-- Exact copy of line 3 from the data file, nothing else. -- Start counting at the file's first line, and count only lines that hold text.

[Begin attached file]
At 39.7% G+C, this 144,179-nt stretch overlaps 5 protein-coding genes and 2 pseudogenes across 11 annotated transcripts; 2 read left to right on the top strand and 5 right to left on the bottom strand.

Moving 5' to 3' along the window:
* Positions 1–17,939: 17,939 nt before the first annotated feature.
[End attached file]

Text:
* Positions 1–17,939: 17,939 nt before the first annotated feature.